Severe ptosis: more than 4 mm of droop (at this stage, the eyelid starts covering the pupil, hence affect vision)

Similarly, the function of LPS should be assessed after the MRD measurement. The examiner holds the patient’s eyebrow with the left hand to prevent the frontalis muscle action. The patient is asked to look down and then to look up. Now, the distance between the lower and upper gaze is measured to determine the ability of LPS to lift the eyelid. The ideal distance should be 12 mm.

  • More than 8 mm: good LPS function
  • 4-8 mm: moderate function
  • Less than 4 mm: very poor LPS function

Droopy eyelid, ptosis treatment




 

Surgical correction is the mainstay of treatment in congenital ptosis. Surgery should be performed as earlier as possible in severe ptosis to prevent stimulus deprivation amblyopia.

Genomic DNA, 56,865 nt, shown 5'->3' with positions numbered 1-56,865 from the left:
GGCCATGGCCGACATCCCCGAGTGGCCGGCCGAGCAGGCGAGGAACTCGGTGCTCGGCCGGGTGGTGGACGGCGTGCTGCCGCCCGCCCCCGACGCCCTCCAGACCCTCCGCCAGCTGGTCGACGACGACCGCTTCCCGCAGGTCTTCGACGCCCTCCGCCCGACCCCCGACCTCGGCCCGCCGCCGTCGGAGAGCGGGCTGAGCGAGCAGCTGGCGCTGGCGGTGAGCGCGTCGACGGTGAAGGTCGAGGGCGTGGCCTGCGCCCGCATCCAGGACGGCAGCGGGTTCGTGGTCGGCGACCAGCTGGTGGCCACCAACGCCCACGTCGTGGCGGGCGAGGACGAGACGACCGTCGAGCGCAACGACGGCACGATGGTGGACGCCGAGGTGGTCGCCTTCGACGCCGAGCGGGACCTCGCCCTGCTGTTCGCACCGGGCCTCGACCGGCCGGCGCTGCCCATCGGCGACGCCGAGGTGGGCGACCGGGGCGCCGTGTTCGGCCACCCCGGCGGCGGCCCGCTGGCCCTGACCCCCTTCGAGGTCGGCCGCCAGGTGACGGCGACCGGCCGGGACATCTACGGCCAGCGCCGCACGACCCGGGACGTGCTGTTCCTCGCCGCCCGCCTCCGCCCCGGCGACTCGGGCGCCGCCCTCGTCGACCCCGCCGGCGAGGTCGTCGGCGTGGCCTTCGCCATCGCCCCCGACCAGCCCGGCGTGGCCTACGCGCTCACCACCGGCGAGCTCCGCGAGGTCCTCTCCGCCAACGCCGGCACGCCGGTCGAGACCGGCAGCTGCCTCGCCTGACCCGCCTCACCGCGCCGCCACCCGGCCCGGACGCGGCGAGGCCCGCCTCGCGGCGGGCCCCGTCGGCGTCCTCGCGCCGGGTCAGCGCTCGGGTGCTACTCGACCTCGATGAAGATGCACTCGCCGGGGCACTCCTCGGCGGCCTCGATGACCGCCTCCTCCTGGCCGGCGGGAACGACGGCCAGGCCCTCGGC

However, surgery can be delayed until the age of 3-5 years in mild to moderate droopy eyelids. The surgical procedures common in ptosis surgery are conjunctive-muller resection, levator resection, and brow suspension.  

Plastic surgery is the available surgical option to raise the eyelids in age-related ptosis. This procedure is done under local anesthesia. The surgery is desirable mainly for cosmetic purposes and sometimes to fix visual impairments.

If a person doesn’t want to undergo surgery, special types of glasses are available to correct the droopy eyelid to some extent. The eyeglasses are made with a crutch (ptosis crutch) attachment that can hold up the eyelid.

The ptosis caused by muscle disease, the neurological problems of local eye problems, your doctor will treat the underlying cause which subsequently reduces the effect of a droopy eyelid.

The prognosis of the ptosis surgery is good. In some cases, the eyes may remain open slightly during sleep after surgery. So, it is advised to put nighttime lubricating eye drops or gel to prevent drying of eyes.